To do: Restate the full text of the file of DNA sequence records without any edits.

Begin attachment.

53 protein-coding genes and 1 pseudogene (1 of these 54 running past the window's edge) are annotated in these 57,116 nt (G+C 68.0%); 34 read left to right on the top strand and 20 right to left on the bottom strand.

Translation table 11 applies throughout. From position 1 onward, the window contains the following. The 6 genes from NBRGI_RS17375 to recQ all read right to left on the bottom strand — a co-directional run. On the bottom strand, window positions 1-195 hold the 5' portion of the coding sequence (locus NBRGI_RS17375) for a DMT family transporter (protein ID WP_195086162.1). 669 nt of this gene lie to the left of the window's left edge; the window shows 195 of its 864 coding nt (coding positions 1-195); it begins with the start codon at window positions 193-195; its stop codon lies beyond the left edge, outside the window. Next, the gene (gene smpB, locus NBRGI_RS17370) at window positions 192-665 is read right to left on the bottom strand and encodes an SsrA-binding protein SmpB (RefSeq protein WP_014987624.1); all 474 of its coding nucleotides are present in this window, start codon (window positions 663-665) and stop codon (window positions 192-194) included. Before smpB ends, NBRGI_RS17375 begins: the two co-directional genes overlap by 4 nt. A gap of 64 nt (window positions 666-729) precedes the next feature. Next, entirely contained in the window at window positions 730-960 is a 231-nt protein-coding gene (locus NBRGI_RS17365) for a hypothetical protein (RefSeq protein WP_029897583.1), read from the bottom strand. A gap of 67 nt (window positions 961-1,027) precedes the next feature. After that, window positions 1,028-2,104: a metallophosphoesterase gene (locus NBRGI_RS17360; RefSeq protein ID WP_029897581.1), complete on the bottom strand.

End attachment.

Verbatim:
53 protein-coding genes and 1 pseudogene (1 of these 54 running past the window's edge) are annotated in these 57,116 nt (G+C 68.0%); 34 read left to right on the top strand and 20 right to left on the bottom strand.

Translation table 11 applies throughout. From position 1 onward, the window contains the following. The 6 genes from NBRGI_RS17375 to recQ all read right to left on the bottom strand — a co-directional run. On the bottom strand, window positions 1-195 hold the 5' portion of the coding sequence (locus NBRGI_RS17375) for a DMT family transporter (protein ID WP_195086162.1). 669 nt of this gene lie to the left of the window's left edge; the window shows 195 of its 864 coding nt (coding positions 1-195); it begins with the start codon at window positions 193-195; its stop codon lies beyond the left edge, outside the window. Next, the gene (gene smpB, locus NBRGI_RS17370) at window positions 192-665 is read right to left on the bottom strand and encodes an SsrA-binding protein SmpB (RefSeq protein WP_014987624.1); all 474 of its coding nucleotides are present in this window, start codon (window positions 663-665) and stop codon (window positions 192-194) included. Before smpB ends, NBRGI_RS17375 begins: the two co-directional genes overlap by 4 nt. A gap of 64 nt (window positions 666-729) precedes the next feature. Next, entirely contained in the window at window positions 730-960 is a 231-nt protein-coding gene (locus NBRGI_RS17365) for a hypothetical protein (RefSeq protein WP_029897583.1), read from the bottom strand. A gap of 67 nt (window positions 961-1,027) precedes the next feature. After that, window positions 1,028-2,104: a metallophosphoesterase gene (locus NBRGI_RS17360; RefSeq protein ID WP_029897581.1), complete on the bottom strand.